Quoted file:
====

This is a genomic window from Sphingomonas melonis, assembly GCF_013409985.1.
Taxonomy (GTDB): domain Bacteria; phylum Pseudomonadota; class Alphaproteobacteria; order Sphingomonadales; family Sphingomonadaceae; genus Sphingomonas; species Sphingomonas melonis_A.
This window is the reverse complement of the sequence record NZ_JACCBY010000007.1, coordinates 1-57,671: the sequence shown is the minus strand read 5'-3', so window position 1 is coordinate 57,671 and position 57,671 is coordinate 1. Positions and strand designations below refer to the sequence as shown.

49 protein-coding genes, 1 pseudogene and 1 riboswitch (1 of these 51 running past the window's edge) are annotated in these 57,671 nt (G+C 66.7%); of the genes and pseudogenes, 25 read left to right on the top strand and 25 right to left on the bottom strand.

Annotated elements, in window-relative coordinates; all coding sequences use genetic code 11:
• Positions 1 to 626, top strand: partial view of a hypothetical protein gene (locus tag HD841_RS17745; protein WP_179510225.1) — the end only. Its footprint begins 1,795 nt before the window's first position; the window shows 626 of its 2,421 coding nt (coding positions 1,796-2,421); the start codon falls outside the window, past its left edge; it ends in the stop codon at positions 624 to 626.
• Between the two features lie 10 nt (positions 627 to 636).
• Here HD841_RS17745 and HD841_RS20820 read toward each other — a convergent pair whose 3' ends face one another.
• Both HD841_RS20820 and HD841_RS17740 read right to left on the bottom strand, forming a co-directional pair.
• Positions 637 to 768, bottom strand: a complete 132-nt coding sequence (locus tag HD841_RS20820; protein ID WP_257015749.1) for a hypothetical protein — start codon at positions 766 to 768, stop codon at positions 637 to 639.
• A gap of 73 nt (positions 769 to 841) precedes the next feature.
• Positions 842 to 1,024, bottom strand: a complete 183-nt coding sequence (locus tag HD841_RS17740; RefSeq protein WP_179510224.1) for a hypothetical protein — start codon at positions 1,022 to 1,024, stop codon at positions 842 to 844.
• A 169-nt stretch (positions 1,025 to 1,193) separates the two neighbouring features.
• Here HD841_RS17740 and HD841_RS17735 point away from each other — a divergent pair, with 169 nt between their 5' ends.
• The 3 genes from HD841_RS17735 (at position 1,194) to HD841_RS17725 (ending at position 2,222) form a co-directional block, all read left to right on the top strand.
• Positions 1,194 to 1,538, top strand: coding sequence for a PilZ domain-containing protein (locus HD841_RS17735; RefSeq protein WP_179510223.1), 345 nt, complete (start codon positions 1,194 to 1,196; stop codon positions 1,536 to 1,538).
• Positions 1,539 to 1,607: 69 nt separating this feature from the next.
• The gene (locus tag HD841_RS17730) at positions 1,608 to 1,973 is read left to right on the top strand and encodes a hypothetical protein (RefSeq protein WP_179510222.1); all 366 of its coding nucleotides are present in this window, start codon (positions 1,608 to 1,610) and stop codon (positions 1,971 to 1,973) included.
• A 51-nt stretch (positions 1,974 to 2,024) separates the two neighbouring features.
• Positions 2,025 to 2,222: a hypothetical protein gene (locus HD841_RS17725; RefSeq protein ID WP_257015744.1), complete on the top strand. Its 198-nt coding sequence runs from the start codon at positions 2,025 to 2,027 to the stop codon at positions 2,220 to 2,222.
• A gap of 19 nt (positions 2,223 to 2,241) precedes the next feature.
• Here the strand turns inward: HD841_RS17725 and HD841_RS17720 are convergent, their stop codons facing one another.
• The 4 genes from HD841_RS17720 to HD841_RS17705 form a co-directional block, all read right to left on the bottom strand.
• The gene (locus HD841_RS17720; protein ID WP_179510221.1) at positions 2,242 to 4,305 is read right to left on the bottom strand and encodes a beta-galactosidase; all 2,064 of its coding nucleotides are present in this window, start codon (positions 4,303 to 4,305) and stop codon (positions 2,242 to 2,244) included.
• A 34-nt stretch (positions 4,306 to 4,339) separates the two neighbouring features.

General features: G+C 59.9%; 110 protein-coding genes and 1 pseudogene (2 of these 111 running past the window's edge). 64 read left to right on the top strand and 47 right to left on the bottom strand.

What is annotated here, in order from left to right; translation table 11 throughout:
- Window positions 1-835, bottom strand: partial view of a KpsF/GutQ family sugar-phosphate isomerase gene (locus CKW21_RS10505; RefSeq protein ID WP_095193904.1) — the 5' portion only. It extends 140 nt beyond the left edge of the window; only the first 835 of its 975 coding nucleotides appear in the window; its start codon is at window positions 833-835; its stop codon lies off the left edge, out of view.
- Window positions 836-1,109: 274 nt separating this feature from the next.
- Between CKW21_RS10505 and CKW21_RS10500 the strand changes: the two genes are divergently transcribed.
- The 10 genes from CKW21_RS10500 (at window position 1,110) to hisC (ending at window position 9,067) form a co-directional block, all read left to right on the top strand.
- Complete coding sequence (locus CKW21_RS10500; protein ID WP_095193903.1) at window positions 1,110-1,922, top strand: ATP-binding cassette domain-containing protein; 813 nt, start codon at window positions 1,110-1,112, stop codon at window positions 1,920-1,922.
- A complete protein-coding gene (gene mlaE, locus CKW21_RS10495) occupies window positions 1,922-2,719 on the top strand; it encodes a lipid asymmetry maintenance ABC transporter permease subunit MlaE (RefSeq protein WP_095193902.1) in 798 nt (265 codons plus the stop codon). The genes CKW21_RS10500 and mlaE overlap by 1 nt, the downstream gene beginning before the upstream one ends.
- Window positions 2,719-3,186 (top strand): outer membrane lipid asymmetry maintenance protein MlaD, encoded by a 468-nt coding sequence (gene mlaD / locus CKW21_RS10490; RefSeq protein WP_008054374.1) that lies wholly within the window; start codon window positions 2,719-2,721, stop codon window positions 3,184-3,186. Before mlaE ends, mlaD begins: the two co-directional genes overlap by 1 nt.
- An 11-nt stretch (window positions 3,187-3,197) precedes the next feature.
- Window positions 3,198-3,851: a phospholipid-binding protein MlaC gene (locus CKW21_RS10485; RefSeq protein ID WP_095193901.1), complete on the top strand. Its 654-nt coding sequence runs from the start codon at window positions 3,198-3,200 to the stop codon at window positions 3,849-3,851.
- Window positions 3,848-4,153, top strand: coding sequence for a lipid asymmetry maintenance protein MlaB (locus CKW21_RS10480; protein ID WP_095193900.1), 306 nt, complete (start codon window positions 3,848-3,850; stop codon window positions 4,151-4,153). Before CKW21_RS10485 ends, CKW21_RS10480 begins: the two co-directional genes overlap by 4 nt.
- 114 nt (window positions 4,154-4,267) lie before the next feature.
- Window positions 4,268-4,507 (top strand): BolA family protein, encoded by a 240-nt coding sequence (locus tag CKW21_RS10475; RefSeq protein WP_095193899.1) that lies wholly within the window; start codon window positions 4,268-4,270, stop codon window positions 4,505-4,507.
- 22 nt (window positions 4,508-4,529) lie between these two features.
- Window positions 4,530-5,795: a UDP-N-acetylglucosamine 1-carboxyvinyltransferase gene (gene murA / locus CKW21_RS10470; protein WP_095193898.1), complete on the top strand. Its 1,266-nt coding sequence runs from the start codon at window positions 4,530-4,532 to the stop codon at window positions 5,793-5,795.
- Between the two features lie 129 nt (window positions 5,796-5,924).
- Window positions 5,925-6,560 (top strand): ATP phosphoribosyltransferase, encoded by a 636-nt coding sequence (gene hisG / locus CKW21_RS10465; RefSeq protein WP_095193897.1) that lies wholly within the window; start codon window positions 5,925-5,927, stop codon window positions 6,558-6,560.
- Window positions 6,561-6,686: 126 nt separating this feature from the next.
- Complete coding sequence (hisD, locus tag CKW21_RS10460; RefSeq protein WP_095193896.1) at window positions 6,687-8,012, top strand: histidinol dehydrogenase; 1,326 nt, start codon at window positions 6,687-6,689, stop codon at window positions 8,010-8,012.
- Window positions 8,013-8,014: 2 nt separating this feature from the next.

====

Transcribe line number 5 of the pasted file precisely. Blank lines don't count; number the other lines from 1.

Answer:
Annotated elements, in window-relative coordinates; all coding sequences use genetic code 11: